by Dan McNerney, Associate Director
Egyptian Christians have changed my life in many ways. Over the years, they’ve taught me how to love and serve Muslim people with an open heart. In fact, I’m not sure I fully understood what it meant to love my neighbor until I first went to Egypt in 2002. It was there I saw something I’d never witnessed before—a committed group of Christians loving people who many considered to be their enemies.
The events of September 11th had just occurred. Radical Muslims were gaining strength worldwide—or so it appeared. How can you love people who hurt, persecute and demonize you? Egyptian Christians were demonstrating how to the world.
Against this backdrop, I helped lead a group of American mission leaders to Egypt. We were invited to come and see how Jesus was calling people to Himself as never before in history—despite increasing animosity among people of different faiths in many other parts of the world.
It was an amazing experience. One of the most compelling visits we made during that trip was to the Evangelical Theological Seminary in Cairo (ETSC). While there, I talked at length with Dr. Swailem Hennein, a professor at ETSC and friend of mine from the Chicago area. He told me about his dream to begin a missions department at the seminary. I told him I would do everything I could to support that goal.
Swailem went to work right away. He asked me what book I would recommend for teaching missions at the seminary. Without hesitation, I suggested Perspectives on the World Christian Movement, edited by Frontier Fellowship Founder Ralph Winter. Perspectives teaches students to see the big picture and main message of the Bible—namely, God’s desire to reach the nations with His Good News in preparation for His future return. It encourages Christians to participate in the task of making the message of the Gospel available to every people group in the world.
Swailem immediately began teaching Perspectives to his students, who fell in love with it. After his first full year of teaching, he asked if ETSC and Frontier Fellowship could embark together on a project to translate the Perspectives materials into Arabic—all 1,000 pages! He foresaw the mighty impact Perspectives could have on the Middle East and the rest of the Arabic-speaking world.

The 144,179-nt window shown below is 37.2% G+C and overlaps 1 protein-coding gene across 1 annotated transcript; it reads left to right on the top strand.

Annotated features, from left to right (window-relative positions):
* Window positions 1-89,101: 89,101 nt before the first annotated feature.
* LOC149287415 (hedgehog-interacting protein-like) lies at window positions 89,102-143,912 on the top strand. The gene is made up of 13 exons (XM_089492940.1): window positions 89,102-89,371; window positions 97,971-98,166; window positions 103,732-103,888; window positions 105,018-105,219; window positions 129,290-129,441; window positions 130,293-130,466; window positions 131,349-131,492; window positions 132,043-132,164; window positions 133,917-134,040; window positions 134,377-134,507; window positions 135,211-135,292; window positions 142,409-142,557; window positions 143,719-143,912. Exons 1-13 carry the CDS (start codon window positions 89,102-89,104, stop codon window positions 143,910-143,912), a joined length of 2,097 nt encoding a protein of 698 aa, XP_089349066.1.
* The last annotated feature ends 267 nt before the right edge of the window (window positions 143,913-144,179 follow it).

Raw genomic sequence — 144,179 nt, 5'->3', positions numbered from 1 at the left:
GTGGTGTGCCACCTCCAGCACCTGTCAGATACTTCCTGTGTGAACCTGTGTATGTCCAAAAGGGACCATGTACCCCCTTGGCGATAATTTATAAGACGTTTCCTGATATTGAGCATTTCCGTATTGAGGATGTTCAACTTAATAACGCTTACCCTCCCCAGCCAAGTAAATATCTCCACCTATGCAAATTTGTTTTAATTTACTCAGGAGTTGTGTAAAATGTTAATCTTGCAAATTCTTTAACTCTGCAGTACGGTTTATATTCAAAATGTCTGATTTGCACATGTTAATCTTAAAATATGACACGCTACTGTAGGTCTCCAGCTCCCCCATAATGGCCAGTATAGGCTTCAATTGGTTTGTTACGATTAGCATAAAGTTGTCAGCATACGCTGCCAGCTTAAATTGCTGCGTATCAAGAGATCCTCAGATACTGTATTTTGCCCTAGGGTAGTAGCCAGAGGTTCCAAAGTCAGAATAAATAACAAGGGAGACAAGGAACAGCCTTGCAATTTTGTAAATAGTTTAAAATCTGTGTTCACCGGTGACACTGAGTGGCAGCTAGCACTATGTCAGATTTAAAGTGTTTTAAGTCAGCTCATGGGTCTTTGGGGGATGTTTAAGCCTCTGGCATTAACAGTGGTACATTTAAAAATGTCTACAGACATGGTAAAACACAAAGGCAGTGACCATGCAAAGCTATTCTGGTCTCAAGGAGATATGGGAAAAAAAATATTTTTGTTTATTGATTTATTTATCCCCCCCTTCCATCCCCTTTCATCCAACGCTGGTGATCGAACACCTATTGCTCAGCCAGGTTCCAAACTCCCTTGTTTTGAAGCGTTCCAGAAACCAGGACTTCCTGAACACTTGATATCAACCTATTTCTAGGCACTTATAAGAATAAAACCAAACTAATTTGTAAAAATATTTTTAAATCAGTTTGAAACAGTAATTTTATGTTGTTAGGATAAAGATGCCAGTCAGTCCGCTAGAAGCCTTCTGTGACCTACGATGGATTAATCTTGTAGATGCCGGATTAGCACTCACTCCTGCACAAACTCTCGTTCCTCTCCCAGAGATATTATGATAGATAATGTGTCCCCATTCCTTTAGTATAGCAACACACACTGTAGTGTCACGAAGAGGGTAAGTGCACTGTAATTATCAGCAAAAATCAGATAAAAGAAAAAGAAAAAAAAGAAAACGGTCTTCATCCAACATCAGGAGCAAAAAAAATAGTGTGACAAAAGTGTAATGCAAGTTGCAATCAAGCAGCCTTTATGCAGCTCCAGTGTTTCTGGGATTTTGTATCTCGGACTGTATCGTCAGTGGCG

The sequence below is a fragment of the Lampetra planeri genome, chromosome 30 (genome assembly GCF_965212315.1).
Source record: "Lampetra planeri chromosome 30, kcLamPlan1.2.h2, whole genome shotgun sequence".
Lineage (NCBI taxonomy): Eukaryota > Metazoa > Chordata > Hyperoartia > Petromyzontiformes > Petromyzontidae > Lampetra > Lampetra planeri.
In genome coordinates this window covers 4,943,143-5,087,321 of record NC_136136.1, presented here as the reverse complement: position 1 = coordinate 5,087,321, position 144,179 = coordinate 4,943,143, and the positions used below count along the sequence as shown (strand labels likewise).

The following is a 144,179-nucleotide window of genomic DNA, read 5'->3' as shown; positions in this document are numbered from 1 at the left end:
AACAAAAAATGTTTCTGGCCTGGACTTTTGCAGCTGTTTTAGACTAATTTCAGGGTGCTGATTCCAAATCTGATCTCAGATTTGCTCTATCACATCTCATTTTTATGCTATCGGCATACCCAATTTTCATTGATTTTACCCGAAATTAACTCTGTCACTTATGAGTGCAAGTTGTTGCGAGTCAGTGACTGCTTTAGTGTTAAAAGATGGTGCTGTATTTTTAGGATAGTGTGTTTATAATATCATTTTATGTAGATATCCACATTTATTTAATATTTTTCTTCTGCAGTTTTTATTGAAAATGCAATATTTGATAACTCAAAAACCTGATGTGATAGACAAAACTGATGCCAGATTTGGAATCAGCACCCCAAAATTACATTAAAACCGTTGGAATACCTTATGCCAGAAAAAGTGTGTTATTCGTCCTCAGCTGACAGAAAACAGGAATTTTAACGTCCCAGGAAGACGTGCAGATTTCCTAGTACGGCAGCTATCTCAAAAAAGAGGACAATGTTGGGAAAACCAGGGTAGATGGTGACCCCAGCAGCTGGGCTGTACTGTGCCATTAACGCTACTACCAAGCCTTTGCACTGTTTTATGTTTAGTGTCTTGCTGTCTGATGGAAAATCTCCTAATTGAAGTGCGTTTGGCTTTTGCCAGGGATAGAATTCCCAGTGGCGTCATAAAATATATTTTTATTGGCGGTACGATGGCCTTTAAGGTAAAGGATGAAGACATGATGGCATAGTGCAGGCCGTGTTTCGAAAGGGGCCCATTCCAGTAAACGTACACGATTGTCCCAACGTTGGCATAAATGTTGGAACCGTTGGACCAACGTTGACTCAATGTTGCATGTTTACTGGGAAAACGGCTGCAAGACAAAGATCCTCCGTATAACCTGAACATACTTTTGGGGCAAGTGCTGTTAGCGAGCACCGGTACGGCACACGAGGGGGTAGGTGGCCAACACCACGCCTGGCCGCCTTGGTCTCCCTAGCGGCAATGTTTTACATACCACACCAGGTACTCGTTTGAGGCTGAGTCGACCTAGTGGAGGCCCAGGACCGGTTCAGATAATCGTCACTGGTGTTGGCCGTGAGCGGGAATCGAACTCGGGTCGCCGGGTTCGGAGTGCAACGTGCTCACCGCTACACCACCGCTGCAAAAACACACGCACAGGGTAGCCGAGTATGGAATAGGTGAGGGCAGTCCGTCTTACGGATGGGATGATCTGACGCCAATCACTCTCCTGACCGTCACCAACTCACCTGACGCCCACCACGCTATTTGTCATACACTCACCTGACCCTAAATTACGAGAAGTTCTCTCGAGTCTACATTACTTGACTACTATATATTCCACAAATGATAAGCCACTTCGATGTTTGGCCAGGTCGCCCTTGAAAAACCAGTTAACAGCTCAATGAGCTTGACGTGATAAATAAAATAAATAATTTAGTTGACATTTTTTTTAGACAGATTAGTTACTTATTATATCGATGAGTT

Through the studying of Perspectives, Egyptian Christians have learned they’re no longer a mission field; instead, they’ve become a mission force. In the last 16 years alone, the Evangelical Presbyterian Church of Egypt has sent missionaries throughout the Middle East and into Europe as well. These workers are fearless and full of love from the Holy Spirit.
Two weeks ago, I went to Cairo with five friends to participate in the celebration of the completed Arabic translation of Perspectives. I was amazed by how many Christian leaders attended from the far corners of Egypt, including representatives from the Coptic Orthodox Church. I was also amazed to see the strength and energy still in Swailem at age 91. He worked tirelessly for the past 16 years to establish ETSC’s missions department, which is now bearing fruit all around the world. It certainly made me wonder what I will be doing in ministry between the ages of 75 and 91!
Swailem’s life exemplifies the beauty of the Christian faith expressed through Egyptian culture. He’s shown me what it means to live in total obedience and joyous response to God’s call on our lives to be a blessing to all the nations.
Dr. Hennein + Dan in Cairo